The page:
Preserving the Apple Harvest



The excitement in the air was palpable as we stuck the very last apple onto the apple peeler-corer device yesterday afternoon. Spin, spin, spin... done! "Yaaaay!" we cheered as we put the task of processing three hundred pounds of apples behind us.

What a blessing it was when a few friends asked my dear hubby if we would like to pick apples from their trees. It must have been a good year for apples in our Montana area, and we are thankful for the generosity of kind friends with backyard apple trees! (And how lovely that they say that our menfolk helped them by picking their excess fruit... I guess it was a good thing all around!) {smile}

It took several days for us to get through the bountiful harvest. And I made use of the apples along the way... during our preserving endeavors I made a few yummy cakes, a pie, an apple crisp or two, apple butter, and I think it is a conservative estimate to say we have gone through at least two gallons of applesauce already.

But most of those many pounds of apples went into our freezer. And here is what I ended up with...

3 gallon buckets of applesauce
9 quarts of applesauce in jars
13 gallons of sliced apples

Oh how happy I will be to have all of that apple-y goodness at-the-ready in months to come!

The apples join four gallons of chokecherries that I froze earlier this season. And next, I plan to set up my vegetable shredder and deal with a couple of enormous zucchini and yellow squash.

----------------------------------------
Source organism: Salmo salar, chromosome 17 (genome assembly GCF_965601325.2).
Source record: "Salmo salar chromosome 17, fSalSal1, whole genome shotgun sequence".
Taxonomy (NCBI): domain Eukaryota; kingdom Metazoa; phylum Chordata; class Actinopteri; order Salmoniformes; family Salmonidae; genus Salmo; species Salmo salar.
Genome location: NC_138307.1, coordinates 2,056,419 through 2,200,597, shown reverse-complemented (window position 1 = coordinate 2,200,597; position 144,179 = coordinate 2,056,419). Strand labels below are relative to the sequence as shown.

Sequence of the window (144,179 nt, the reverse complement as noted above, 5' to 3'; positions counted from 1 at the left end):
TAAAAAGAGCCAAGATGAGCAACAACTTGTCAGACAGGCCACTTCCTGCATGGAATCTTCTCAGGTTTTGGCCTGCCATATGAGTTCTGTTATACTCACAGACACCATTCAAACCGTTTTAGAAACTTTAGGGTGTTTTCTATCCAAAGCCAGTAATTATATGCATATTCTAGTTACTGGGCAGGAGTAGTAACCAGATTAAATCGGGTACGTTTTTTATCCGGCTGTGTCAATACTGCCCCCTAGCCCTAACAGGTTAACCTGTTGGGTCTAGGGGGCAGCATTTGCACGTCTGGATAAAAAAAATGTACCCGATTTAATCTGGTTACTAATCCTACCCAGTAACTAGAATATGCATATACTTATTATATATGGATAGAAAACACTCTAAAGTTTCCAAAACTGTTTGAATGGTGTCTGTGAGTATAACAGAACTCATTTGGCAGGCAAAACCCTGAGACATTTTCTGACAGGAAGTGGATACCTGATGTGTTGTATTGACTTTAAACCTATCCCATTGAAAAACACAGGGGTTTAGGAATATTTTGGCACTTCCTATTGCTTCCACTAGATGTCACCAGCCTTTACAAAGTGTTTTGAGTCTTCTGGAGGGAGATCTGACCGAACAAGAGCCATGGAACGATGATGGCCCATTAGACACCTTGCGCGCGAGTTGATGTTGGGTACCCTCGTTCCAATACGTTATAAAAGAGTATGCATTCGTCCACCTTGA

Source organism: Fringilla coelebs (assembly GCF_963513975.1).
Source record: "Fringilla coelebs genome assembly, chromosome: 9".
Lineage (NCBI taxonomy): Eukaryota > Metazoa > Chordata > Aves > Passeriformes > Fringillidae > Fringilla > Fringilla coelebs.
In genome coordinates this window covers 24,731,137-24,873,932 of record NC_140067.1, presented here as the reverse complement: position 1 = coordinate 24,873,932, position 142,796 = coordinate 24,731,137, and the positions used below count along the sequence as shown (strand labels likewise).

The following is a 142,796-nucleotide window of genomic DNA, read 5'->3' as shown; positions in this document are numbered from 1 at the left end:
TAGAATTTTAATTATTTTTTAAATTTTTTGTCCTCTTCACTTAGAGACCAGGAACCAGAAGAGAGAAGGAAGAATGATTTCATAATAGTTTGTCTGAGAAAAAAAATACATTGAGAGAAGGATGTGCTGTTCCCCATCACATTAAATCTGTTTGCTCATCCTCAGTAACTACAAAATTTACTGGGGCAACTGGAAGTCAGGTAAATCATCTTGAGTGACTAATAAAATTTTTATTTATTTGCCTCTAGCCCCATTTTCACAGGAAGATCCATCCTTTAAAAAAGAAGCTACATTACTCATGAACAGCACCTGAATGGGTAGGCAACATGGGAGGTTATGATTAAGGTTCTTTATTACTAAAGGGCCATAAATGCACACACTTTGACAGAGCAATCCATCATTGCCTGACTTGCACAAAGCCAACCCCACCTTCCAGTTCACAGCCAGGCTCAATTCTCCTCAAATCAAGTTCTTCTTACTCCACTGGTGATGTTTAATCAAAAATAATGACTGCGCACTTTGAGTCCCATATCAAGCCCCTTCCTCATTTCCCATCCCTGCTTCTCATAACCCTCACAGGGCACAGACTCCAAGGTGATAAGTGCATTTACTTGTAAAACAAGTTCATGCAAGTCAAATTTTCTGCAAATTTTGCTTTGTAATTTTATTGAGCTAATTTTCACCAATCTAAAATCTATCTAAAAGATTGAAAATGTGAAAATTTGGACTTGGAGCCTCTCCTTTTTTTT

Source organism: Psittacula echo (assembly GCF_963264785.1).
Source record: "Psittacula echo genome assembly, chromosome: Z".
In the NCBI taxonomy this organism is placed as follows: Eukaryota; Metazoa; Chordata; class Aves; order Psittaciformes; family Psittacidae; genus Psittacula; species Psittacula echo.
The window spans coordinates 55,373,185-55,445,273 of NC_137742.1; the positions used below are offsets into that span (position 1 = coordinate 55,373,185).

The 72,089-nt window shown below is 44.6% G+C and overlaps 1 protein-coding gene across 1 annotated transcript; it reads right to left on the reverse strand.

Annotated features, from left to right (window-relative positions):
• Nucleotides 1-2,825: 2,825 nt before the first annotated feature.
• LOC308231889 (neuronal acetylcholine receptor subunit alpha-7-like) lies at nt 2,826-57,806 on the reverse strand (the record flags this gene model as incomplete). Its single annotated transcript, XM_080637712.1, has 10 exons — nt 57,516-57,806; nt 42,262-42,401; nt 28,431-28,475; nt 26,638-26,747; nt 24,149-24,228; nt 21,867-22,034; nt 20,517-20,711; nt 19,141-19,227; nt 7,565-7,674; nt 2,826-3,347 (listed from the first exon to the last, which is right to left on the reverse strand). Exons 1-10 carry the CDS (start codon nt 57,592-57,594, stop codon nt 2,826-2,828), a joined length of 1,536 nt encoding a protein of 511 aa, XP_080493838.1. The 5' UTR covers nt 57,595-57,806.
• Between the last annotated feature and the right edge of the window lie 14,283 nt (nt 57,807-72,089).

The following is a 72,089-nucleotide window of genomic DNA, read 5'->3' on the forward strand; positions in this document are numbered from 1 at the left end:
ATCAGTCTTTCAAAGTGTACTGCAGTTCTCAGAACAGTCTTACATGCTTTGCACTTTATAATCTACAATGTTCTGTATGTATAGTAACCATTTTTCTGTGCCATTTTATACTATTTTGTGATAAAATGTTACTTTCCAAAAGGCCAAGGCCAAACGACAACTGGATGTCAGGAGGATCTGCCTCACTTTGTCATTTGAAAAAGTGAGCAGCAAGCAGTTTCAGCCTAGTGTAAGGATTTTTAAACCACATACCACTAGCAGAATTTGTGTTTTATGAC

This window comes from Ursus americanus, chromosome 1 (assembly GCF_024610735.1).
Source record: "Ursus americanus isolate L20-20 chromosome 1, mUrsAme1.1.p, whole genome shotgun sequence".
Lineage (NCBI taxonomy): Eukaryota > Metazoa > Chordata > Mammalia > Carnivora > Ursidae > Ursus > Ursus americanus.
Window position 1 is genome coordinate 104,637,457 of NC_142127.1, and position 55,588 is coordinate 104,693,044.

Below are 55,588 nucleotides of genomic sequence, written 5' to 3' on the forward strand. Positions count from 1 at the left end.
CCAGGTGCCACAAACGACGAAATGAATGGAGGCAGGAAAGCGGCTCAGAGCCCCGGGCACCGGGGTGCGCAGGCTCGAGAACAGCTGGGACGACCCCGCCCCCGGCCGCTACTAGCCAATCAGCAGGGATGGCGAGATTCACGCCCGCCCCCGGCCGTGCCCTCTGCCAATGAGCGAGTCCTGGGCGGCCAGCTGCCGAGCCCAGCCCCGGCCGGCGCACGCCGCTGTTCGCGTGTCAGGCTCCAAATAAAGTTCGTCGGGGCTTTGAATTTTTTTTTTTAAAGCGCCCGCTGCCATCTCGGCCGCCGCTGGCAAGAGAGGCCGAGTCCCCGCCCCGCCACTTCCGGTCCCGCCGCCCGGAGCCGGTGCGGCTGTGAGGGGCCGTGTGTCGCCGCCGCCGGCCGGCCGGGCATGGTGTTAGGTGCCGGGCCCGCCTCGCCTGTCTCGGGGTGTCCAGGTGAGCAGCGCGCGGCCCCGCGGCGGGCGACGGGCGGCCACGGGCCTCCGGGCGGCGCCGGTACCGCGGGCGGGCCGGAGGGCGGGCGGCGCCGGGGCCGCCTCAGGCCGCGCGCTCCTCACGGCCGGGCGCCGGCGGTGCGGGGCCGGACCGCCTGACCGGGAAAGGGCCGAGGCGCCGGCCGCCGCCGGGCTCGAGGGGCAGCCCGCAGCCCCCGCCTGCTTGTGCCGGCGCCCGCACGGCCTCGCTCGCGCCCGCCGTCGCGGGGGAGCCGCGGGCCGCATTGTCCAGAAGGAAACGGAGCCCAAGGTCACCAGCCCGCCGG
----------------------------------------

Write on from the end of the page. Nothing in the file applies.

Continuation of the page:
So it looks as though apple preserving season has come to an end in my homestead kitchen. I am glad... and I have apple stained hands and a passel of memories to savor from the afternoons our tribe spent working together and laughing and talking and getting those many, many apples done. Yay indeed!

Joyfully,



Please note . . .
I am not an expert of any kind. I am simply a wife, mama, homemaker, and homesteader sharing my thoughts and opinions for informational and entertainment purposes only. This blog is not monetized and does not contain affiliate links, third-party advertising, sponsored posts, or any income generating content. This blog uses cookies from Google to deliver its services and analyze traffic; go here to learn more about cookies. Please visit the policy and disclaimer page to view my privacy policy, cookie policy, disclosure, and full blog disclaimer. Use of this site indicates agreement with all of its terms and conditions.

Good News